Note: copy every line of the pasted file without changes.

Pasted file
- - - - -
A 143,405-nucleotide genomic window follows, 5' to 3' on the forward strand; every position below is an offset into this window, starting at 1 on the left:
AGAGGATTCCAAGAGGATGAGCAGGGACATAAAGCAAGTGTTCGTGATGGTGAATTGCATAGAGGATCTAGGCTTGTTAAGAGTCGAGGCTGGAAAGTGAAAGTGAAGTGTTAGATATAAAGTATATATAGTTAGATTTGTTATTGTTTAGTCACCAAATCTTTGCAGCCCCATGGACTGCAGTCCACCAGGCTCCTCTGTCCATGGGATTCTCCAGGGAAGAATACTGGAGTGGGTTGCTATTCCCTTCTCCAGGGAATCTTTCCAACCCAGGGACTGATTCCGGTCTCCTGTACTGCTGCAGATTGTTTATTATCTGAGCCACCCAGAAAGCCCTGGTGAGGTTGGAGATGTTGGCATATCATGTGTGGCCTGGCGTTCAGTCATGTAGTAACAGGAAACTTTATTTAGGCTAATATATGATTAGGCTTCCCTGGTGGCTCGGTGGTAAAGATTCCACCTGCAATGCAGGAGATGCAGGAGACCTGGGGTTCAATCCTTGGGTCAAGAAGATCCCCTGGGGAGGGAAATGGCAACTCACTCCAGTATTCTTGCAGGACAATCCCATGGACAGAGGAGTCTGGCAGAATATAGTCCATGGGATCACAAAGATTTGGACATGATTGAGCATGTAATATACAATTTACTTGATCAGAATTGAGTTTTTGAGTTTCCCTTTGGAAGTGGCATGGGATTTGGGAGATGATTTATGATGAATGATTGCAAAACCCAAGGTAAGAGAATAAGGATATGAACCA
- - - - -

A 143,405-nucleotide genomic window follows, 5' to 3' on the forward strand; every position below is an offset into this window, starting at 1 on the left:
AGAGGATTCCAAGAGGATGAGCAGGGACATAAAGCAAGTGTTCGTGATGGTGAATTGCATAGAGGATCTAGGCTTGTTAAGAGTCGAGGCTGGAAAGTGAAAGTGAAGTGTTAGATATAAAGTATATATAGTTAGATTTGTTATTGTTTAGTCACCAAATCTTTGCAGCCCCATGGACTGCAGTCCACCAGGCTCCTCTGTCCATGGGATTCTCCAGGGAAGAATACTGGAGTGGGTTGCTATTCCCTTCTCCAGGGAATCTTTCCAACCCAGGGACTGATTCCGGTCTCCTGTACTGCTGCAGATTGTTTATTATCTGAGCCACCCAGAAAGCCCTGGTGAGGTTGGAGATGTTGGCATATCATGTGTGGCCTGGCGTTCAGTCATGTAGTAACAGGAAACTTTATTTAGGCTAATATATGATTAGGCTTCCCTGGTGGCTCGGTGGTAAAGATTCCACCTGCAATGCAGGAGATGCAGGAGACCTGGGGTTCAATCCTTGGGTCAAGAAGATCCCCTGGGGAGGGAAATGGCAACTCACTCCAGTATTCTTGCAGGACAATCCCATGGACAGAGGAGTCTGGCAGAATATAGTCCATGGGATCACAAAGATTTGGACATGATTGAGCATGTAATATACAATTTACTTGATCAGAATTGAGTTTTTGAGTTTCCCTTTGGAAGTGGCATGGGATTTGGGAGATGATTTATGATGAATGATTGCAAAACCCAAGGTAAGAGAATAAGGATATGAACCA